Organizational Responsibility

In the section below, new language will be highlighted in BLUE and removed language will be highlighted in GREEN.

Per the goals of the review, we have updated any gendered language and made minor edits for spelling, punctuation and clarity.  These changes are not highlighted here.


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Although not all acts of individual members can or should be attributable to the group Organization, any group or collection of its members acting in concert should be held responsible for its actions an Organization may be held responsible for the actions of its members. Allegations of Organizational misconduct may be adjudicated before, at the same time as, or following related cases of individual misconduct. The standard of proof applied for Organizational misconduct is the same as that for individual students (i.e., the preponderance of the evidence).

Factors used in determining whether alleged policy violation(s) of the Code of Conduct or Honor Code by the organization can be attributed to an Organization may include, but are not limited to:

  1. The circumstances surrounding the alleged misconduct;
  2. Whether the alleged misconduct occurred at an event the Organization has, formally or informally, sponsored, co-sponsored, planned, financed, endorsed, or participated in, including whether it occurred as part of an activity not sponsored by the Organization itself;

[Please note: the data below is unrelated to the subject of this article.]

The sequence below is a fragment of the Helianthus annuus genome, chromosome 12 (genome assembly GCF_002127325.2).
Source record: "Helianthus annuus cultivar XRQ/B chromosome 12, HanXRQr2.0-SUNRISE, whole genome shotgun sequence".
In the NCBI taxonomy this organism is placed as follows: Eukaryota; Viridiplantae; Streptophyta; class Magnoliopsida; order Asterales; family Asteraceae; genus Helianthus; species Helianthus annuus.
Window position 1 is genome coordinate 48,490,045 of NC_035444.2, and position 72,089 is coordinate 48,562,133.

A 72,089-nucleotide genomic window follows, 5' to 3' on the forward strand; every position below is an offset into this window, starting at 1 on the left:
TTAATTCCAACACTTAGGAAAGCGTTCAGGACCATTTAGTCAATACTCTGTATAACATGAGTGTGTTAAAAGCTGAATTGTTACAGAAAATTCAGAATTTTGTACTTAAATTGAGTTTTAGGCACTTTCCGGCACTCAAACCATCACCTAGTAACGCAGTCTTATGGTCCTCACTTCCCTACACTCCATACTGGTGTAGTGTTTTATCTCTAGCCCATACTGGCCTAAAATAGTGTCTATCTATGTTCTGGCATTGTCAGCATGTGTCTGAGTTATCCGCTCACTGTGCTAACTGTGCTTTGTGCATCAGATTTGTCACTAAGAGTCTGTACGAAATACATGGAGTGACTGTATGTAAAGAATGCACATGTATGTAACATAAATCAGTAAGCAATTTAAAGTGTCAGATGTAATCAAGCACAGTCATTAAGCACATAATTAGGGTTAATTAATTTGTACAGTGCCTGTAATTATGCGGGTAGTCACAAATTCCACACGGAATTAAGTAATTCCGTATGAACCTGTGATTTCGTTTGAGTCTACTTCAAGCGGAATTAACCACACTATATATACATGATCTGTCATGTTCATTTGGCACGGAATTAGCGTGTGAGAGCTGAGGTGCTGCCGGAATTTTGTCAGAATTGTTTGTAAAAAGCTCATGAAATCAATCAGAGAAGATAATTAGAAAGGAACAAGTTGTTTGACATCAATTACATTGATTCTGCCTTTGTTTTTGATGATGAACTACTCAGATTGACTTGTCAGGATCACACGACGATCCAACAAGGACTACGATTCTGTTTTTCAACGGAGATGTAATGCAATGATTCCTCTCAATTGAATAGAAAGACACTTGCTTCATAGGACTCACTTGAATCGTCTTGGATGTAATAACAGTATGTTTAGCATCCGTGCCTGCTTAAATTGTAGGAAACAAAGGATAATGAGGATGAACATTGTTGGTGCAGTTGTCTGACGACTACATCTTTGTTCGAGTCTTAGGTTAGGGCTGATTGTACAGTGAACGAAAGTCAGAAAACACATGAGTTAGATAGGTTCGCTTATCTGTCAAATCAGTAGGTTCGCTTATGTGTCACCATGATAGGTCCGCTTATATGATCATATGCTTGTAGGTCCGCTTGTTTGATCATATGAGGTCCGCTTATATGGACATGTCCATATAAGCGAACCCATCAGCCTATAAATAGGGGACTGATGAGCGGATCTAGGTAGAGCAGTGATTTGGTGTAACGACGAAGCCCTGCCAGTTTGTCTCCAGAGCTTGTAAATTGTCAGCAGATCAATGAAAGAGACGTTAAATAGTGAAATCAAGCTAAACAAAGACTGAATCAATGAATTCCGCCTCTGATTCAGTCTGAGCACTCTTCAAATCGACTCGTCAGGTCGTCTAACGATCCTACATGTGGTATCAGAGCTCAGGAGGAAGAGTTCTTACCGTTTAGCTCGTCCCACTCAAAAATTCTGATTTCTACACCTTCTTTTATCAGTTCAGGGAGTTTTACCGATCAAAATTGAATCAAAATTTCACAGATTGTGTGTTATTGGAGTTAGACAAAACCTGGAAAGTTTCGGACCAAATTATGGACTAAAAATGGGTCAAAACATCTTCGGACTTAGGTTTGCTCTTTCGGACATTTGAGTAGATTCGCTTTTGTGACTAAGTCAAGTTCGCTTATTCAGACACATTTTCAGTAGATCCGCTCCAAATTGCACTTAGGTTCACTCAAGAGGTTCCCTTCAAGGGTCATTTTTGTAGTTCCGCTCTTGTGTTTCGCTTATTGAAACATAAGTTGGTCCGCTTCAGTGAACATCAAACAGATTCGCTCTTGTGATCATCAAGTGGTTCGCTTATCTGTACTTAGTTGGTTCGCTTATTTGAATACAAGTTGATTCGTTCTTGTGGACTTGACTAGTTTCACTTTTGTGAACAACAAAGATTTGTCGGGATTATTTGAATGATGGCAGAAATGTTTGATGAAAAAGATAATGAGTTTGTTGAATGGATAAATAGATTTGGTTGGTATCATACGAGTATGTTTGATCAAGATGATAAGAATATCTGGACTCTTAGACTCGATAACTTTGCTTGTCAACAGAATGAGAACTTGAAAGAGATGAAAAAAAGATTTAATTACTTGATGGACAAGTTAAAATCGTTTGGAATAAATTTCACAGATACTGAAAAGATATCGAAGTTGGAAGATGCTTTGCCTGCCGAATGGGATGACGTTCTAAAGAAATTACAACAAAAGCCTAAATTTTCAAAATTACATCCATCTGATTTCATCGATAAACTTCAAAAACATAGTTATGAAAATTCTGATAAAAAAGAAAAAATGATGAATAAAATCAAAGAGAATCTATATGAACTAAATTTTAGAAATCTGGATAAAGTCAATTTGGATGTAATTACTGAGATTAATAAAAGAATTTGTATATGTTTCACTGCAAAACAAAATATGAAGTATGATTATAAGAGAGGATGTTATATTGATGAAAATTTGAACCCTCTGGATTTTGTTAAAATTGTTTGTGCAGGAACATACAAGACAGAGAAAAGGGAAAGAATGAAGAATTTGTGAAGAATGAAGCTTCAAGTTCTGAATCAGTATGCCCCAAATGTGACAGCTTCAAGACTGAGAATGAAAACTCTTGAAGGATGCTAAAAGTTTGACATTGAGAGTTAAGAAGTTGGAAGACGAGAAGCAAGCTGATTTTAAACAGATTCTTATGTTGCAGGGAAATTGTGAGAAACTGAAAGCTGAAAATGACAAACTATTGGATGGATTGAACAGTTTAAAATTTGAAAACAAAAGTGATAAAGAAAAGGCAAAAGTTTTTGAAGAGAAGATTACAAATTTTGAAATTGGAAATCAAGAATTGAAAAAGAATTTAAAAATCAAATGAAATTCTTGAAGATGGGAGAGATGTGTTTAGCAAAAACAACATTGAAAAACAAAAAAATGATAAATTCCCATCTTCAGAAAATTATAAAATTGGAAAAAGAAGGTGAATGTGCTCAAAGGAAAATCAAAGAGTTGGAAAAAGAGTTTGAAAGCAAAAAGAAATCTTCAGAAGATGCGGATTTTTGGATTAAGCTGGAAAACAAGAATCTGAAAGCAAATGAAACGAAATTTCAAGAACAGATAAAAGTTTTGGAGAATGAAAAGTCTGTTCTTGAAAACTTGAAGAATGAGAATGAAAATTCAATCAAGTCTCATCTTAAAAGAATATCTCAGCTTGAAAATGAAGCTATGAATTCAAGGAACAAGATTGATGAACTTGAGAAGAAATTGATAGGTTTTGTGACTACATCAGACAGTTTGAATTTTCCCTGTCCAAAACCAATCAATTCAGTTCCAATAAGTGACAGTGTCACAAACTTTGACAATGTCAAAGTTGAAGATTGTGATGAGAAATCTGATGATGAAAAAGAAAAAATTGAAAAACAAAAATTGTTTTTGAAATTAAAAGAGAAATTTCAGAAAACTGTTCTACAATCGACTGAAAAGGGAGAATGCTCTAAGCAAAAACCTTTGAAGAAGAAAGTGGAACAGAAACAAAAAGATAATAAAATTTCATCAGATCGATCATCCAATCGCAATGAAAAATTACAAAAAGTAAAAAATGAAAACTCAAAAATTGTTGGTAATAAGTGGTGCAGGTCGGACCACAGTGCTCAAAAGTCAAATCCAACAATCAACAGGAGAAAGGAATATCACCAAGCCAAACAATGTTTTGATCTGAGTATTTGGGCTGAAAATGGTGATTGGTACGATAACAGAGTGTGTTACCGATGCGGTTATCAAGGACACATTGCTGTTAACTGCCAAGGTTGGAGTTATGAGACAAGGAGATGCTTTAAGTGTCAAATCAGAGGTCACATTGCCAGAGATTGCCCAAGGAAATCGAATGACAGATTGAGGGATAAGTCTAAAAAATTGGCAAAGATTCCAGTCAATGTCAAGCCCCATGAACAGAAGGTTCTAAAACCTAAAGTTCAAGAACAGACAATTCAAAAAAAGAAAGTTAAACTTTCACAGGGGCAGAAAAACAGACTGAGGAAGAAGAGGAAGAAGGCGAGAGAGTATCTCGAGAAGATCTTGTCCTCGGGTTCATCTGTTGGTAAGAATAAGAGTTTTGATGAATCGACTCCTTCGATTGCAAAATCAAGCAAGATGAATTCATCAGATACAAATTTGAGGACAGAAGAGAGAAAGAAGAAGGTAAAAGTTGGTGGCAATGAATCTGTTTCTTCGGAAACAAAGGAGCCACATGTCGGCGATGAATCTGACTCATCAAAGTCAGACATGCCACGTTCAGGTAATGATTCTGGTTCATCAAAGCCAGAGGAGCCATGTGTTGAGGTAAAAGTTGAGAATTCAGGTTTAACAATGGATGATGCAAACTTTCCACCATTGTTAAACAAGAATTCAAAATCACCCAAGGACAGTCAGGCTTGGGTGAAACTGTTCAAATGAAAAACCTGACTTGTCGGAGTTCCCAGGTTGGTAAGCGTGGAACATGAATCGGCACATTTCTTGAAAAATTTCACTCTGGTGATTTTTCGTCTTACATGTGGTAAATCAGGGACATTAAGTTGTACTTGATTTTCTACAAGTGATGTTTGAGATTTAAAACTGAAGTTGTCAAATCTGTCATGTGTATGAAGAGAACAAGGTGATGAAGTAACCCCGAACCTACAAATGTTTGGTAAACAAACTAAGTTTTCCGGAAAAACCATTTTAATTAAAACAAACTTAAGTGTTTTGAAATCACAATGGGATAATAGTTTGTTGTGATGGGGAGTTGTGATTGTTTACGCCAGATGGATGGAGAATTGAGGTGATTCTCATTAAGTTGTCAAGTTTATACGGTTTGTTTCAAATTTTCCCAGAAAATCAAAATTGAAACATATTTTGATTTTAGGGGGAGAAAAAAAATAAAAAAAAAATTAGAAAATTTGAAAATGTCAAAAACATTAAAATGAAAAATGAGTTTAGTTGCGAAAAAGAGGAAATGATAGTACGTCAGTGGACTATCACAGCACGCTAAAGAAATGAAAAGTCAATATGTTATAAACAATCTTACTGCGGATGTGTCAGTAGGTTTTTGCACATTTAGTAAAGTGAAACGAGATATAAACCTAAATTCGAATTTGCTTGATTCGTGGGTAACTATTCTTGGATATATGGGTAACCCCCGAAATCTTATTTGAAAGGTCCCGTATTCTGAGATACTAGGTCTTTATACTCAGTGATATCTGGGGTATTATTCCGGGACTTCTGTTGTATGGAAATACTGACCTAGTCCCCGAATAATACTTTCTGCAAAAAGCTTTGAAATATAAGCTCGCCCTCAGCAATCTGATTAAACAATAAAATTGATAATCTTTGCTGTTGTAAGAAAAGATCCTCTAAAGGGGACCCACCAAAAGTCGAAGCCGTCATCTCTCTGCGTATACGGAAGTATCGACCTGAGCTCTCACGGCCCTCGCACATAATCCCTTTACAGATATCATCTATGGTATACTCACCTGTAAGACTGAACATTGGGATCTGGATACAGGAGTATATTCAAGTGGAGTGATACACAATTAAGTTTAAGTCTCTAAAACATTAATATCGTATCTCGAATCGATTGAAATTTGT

3. The number of Organizational members and/or officers present;
  4. Whether the alleged misconduct is committed by members attending a function as a representative of the Organization or University, including, but not limited to, competitions, conferences, and conventions;
  5. Whether members were acting in the name of the Organization;
  6. Whether the alleged misconduct occurs on the premises owned or operated by the Organization or its members; or
  7. Failure of the Organization to implement preventative measures where it is reasonably foreseeable that a violation could occur.
    • a. Have received consent or encouragement, whether implied or formal, of the organization or of the organization’s leaders or officers;

All the factors and circumstances surrounding the specific incident will be reviewed and evaluated. The standard of proof applied is preponderance of the evidence.

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